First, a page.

The words used in the Greek New Testament and rendered as “atonement” or “atoning sacrifice in some modern translations are ἱλασμος (1 John 2:2, 1 John 4:10) and ἱλαστηριον (Rom 3:25, Heb 9:5). Both are derived from the verbal form ἱλασκομαι. The Hebrew word translated as “atonement” is “kippur” and is usually rendered as ἐξιλαστηριον in the Septuagint, the Greek translation of the Hebrew scriptures, translated about 250 B.C. in the reign of Ptolemy. Note that it differs from the New Testament word only by the addition of the prefix ἐξ (out of ). The verbal form of the Hebrew word “kippur” is “kaphar”.
In the King James Version, ἱλασμος is translated as “propitiation”, that is, an appeasement or conciliation of an offended power. It is so rendered also by Darby, by the Douay translators, and by the translators of the King James Version, and of Young’s Literal Translation.
The translators of the Revised Standard Version render ἱλασμος as “expiation”, that is, the act of making amends of reparation for wrongdoing. This is also the meaning of the English word “atonement.” In current English, “atone” is used in precisely the same way as “expiate.” If I accidentally run into the neighbor’s fence post and break it off, the neighbour may tell me, “You’re going to have to atone for that!” In other words, I’m going to have to “make up for it” in some way, perhaps by repairing the fence myself. In the NIV and the NRSV ἱλασμος is translated as “atoning sacrifice.”
The translators of the KJV and the Douay also render ἱλαστηριον as “propitiation” in Rom 3:25, and in the RSV it is translated as “expiation.” However in Heb 9:5, the translators of the KJV render the same word as “mercy seat”! It is so rendered also by Darby, and by the translators of the RSV, the NRSV, and Young’s Literal Translation. Mercy seat! That meaning is quite different from either “propitiation” or “expiation.”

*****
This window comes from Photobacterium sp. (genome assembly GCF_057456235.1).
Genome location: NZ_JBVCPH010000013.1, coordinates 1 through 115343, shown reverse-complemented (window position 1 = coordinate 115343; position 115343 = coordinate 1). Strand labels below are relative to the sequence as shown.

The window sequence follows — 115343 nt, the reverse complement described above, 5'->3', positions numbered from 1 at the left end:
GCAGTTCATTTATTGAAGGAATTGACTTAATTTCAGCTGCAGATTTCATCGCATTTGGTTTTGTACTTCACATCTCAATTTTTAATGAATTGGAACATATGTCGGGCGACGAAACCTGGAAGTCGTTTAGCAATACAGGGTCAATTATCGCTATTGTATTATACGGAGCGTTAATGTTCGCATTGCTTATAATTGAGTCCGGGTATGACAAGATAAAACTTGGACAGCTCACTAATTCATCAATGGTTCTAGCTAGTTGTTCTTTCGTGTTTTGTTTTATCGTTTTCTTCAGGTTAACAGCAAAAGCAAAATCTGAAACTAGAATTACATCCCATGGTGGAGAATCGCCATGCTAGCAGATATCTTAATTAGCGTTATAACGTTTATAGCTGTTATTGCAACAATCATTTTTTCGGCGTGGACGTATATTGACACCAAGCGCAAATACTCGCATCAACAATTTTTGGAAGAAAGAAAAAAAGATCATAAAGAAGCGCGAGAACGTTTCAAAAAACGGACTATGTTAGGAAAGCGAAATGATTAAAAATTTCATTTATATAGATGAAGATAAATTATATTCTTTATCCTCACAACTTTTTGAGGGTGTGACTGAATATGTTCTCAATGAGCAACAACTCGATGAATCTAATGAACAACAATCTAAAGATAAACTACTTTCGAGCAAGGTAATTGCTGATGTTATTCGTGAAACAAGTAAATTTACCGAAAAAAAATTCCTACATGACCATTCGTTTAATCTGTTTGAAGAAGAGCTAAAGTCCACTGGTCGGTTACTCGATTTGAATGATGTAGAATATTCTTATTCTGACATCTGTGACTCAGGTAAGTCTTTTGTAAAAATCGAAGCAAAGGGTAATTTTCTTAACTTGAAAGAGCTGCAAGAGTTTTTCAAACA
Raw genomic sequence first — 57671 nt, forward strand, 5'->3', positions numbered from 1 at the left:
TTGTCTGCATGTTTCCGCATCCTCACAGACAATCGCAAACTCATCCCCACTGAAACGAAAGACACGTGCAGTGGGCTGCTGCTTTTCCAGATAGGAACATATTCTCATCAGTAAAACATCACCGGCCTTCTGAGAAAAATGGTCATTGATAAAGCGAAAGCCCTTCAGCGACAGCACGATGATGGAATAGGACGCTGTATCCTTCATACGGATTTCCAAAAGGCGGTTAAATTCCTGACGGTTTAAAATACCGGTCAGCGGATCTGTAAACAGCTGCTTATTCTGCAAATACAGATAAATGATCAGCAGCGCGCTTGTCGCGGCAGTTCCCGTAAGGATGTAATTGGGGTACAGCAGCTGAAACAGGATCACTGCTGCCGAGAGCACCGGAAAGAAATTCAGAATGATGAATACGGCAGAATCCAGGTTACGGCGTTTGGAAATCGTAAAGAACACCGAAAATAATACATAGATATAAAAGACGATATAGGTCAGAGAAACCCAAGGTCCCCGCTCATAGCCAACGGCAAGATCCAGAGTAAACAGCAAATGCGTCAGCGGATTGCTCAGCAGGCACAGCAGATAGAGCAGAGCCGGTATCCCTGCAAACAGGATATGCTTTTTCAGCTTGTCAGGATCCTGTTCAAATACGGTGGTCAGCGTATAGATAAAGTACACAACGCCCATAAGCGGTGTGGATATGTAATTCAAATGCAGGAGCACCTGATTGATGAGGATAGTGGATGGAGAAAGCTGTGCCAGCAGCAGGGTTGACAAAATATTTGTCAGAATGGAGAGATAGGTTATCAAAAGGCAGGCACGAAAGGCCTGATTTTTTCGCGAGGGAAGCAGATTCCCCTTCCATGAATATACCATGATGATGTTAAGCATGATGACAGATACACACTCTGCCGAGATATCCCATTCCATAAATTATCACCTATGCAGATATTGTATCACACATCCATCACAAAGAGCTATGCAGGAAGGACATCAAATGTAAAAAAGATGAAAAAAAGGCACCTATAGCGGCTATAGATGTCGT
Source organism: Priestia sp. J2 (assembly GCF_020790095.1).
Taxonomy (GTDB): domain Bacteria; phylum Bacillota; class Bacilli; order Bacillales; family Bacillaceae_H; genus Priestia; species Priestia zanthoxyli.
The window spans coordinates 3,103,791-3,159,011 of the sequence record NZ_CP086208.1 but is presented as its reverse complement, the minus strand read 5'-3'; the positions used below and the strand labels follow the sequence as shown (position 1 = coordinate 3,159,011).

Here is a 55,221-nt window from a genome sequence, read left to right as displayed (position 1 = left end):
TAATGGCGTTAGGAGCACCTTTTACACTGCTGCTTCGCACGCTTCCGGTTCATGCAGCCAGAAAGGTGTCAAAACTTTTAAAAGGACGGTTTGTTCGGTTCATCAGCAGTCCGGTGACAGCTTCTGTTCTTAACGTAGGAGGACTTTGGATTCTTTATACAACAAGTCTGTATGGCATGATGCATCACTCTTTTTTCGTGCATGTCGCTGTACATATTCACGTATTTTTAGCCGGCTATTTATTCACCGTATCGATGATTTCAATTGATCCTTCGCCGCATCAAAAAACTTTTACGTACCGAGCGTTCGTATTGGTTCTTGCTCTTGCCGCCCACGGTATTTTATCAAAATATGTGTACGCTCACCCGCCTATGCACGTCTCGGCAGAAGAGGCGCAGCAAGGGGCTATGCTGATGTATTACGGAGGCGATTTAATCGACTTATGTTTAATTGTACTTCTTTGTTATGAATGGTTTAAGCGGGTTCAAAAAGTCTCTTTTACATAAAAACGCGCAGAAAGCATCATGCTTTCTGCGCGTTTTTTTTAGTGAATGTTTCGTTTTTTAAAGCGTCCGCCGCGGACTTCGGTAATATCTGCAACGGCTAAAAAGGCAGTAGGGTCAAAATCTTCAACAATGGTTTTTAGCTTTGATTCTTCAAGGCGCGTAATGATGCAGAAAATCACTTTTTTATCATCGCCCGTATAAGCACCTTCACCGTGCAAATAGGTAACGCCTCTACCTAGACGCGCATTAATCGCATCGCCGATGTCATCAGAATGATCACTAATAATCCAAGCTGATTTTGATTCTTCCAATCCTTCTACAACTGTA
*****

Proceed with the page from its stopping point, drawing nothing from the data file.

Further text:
Perhaps a look at the verbal form of the words would be helpful in deciding the true meaning of the words ἱλασμος and ἱλαστηριον
** ἱλασκομαι [Strong’s 2433]**
Luke 18:13 But the tax collector, standing far off, would not even lift up his eyes to heaven, but beat his breast, saying, ‘God, be merciful to me a sinner!’ RSV
In this parable of the Pharisee and the tax collector, every translation of which I am aware translates ἱλασκομαι as “be merciful”. ἱλασκομαι is derived from the adjectival form ἱλιως, the meaning of which is “merciful”, and is so translated in Hebrews 8:12:
For I will be merciful toward their iniquities, and I will remember their sins no more. RSV
Curiously, the RSV translators render the word differently in Heb 2:17:
Therefore he had to be made like his brethren in every respect, so that he might become a merciful and faithful high priest in the service of God, to make expiation for the sins of the people. RSV
Does consistency demand that the final phrase be translated as “to be merciful concerning the sins of the people”? If the verbal form means “be merciful” and the adjectival form means “merciful”, could the nominal forms be rendered as “means of mercy”? Let’s see how the verses would read if that were done:
** ἱλασμος [Strong’s 2434]**
1Jo 2:2 and he is the means of mercy concerning our sins, and not for ours only but also for the sins of the whole world.
1Jo 4:10 In this is love, not that we loved God but that he loved us and sent his Son to be the means of mercy concerning our sins.
Ro 3:25 whom God put forward as a means of mercy by his blood, to be received by faith. This was to show God’s righteousness, because in his divine forbearance he had passed over former sins;
Heb 9:5 above it were the cherubim of glory overshadowing the mercy seat. Of these things we cannot now speak in detail.
We can leave the translation in Heb 9:5 as “mercy seat,” though under Mosaic law it was indeed considered a “means of mercy.”
So it certainly appears that the translations which render ἱλαστηριον and ἱλασμος as “propitiation”, a word which carries the idea of appeasement and averting of wrath are incorrect. Our examination of the passages quoted above would cast doubt even upon the translation of these words as “expiation” or “atonement”. I suggest “means of mercy” as an appropriate translation of these words, a translation that is correct etymologically as well as contextually.
What a mercy the grace of Christ, that divine enablement! This enablement is described in Titus 2:11, 12:
For the grace of God has appeared for the salvation of all people, training us to renounce impiety and worldly passions, and to live sensible, upright, and pious lives in this world.